If you’re looking for an easy yet interesting way to whip up afghan squares, try one (or all!) of these reversible knitting stitches
Afghan squares are a classic knitting project, and for many good reasons.
First, they’re portable while still contributing to a larger project. You can take afghan squares anywhere without covering your lap with yarn!
Second, they make wonderful charity knitting projects. You can send completed squares to a number of charities (like the ones featured in this article!). And because they knit up so quickly, you can send many at once in a few weeks or so.
Finally, you can throw a little variety into your squares without creating a blanket of chaos. That’s where the following 4 stitch patterns come in! All of these are reversible, so your afghan will look great from either side. You can use different colors for each square, or you can use one color for the entire afghan — it’s really up to you.
Ready for some afghan square magic? Take a look at the following 4 stitch patterns. Use one, two, three, or all four — whatever suits your fancy.
1. Checkered pattern
The name says it all! This stitch pattern produces a checkerboard-like design. To create it, just cast on a number of stitches in a multiple of four plus two. Then repeat the following series of 4 rows:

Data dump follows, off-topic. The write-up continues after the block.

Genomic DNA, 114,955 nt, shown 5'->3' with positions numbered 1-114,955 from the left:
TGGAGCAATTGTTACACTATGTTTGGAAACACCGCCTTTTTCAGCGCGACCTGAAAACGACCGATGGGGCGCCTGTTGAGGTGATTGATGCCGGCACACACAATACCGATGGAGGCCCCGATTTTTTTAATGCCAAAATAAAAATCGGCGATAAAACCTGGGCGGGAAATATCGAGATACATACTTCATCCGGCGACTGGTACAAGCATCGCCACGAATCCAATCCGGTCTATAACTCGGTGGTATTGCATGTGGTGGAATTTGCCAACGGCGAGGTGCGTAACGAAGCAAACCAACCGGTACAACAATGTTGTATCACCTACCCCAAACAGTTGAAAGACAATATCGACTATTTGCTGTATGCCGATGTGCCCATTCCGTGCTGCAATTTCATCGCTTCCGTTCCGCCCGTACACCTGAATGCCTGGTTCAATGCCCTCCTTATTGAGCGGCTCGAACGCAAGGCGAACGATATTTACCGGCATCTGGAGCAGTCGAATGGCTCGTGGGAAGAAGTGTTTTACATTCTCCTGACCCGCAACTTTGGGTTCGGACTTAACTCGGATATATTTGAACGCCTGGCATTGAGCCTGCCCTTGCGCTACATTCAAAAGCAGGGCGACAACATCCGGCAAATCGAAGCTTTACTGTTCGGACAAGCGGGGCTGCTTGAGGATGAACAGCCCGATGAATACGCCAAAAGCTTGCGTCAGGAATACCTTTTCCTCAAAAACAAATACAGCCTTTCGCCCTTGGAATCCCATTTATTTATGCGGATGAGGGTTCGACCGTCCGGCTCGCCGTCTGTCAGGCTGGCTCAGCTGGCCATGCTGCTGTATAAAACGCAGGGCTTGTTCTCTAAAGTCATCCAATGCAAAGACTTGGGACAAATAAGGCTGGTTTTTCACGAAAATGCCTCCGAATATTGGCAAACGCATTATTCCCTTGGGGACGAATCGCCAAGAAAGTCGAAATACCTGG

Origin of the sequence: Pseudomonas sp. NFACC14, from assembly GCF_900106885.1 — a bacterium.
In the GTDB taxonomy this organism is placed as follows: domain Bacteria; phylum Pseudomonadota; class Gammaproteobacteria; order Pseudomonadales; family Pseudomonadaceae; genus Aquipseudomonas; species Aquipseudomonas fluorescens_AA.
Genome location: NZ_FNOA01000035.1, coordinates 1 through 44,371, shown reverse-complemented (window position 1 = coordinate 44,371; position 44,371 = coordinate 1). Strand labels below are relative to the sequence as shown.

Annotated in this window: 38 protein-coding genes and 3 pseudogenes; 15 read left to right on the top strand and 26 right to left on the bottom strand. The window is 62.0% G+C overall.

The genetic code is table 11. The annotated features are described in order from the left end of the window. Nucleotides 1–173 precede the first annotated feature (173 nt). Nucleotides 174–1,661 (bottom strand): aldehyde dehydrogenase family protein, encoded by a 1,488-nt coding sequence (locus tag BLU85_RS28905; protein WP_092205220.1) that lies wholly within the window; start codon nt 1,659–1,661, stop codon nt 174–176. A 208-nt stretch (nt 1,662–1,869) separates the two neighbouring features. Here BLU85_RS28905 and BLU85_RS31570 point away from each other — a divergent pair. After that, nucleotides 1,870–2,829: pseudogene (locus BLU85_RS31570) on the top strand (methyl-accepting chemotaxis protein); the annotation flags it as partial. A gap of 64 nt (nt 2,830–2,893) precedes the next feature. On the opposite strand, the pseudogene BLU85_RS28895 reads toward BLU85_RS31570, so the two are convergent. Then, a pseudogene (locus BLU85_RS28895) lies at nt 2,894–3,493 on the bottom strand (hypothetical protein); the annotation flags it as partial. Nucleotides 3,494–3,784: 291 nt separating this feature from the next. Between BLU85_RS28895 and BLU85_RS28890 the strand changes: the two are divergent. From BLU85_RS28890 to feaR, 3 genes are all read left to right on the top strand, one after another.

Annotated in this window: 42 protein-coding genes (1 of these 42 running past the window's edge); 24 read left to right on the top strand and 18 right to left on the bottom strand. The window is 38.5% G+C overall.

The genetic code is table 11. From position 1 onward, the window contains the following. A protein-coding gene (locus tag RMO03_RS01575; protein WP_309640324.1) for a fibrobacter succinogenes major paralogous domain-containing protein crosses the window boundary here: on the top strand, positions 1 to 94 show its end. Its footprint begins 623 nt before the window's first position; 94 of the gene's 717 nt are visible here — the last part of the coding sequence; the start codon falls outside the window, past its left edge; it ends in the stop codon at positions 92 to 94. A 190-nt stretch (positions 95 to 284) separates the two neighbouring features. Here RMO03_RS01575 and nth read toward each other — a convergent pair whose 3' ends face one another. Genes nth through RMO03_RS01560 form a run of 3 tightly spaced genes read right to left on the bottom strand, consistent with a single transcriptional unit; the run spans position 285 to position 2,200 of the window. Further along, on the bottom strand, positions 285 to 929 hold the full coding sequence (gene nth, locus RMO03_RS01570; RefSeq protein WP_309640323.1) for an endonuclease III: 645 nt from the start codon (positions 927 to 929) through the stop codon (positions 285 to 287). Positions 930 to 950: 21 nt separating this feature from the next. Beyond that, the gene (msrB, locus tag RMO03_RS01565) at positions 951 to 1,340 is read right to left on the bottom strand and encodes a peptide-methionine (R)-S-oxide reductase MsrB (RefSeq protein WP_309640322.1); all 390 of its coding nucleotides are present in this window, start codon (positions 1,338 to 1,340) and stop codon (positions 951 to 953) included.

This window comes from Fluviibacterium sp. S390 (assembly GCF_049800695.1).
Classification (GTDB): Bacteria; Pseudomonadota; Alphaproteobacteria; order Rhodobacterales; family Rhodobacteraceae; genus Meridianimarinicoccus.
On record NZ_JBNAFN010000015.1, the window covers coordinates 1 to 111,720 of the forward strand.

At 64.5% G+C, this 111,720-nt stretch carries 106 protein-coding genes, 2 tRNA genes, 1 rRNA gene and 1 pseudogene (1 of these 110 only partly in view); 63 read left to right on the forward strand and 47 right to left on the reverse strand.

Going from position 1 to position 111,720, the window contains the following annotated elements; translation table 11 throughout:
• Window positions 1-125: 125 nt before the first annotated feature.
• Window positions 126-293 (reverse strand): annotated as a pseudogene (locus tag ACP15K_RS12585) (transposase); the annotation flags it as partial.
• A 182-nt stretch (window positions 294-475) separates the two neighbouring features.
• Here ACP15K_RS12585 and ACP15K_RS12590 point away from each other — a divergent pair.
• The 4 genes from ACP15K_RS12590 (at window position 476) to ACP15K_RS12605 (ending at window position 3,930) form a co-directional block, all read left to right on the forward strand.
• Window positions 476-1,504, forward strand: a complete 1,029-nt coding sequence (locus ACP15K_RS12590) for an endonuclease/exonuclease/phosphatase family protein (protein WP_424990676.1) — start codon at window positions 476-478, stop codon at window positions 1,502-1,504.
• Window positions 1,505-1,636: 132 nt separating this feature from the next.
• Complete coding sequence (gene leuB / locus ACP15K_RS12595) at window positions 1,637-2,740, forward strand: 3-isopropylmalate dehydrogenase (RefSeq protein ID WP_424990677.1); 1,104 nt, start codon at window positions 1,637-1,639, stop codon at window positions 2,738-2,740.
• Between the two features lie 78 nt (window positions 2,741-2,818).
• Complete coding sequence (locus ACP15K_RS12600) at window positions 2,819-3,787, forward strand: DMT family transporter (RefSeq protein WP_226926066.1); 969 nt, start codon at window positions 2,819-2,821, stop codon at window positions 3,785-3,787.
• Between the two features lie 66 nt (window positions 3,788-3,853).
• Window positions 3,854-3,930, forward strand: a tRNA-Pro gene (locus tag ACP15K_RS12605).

Row 1: Knit
Row 2: Knit
Row 3: P2, then K2, P2 to end
Row 4: K2, then P2, K2 to end
2. Double moss stitch
I love the texture of double moss stitch (and its cousin, seed stitch). The combination of rhythmic knits and purls creates a pleasant nubby texture.
For this pattern, just cast on a number of stitches in a multiple of four plus two. Then repeat the following 4 rows:
Row 1: K2, P2 to end
Row 2: As row 1
Row 3: P2, K2 to end
Row 4: As row 3
3. Diamond stitch
Again, the name says it all; the diamond stitch produces diamond-shaped images. It looks equally pretty knitted in solid and multicolored yarn. That’s unusual for a textured stitch pattern!
To knit this pattern, cast on a multiple of fifteen stitches. Then follow these directions:
Row 1: K1, P13, K1, repeat to end
Row 2: P2, K11, P2, repeat to end
Row 3: K3, P9, K3, repeat to end
Row 4: P4, K7, P4, repeat to end
Row 5: K5, P5, K5, repeat to end
Row 6: K1, P5, K3, P5, K1, repeat to end
Row 7: P2, K5, P1, K5, P2, repeat to end
Row 8: As row 3
Row 9: As row 7
Row 10: As row 6
Row 11: As row 5
Row 12: As row 4
Row 13: As row 3
Row 14: As row 2
4. Diagonal lines
I love diagonal lines! To me it’s fun to change things up from the usual vertical or horizontal lines found in knitting.
To create this pattern, cast on a multiple of eight stitches plus six. Then repeat the following 8 rows:
Row 1: P3, *K5, P3, rep from * to 3 rem, K3
Row 2: P4, *K3, P5, rep from * to 2 rem, K2
Row 3: P1, K5, *P3, K5 to end
Row 4: K1, P5, *K3, P5 to end
Row 5: K4, *P3, K5, rep from * to 2 rem, P2
Row 6: K3, *P5, K3, rep from * to 3 rem, P3
Row 7: K2, P3, *K5, P3, rep from * to 1 rem, K1
Row 8: P2, K3, *P5, K3, rep from * to 1 rem, P1
These four stitch patterns are wonderful for beginners. Create enough of these squares, and watch your knitting confidence grow!
They’re also terrific for the experienced knitter who wants to create a ton of squares in a small amount of time.
Feel free to comment below: have you tried any of these stitch patterns before? Which is your favorite?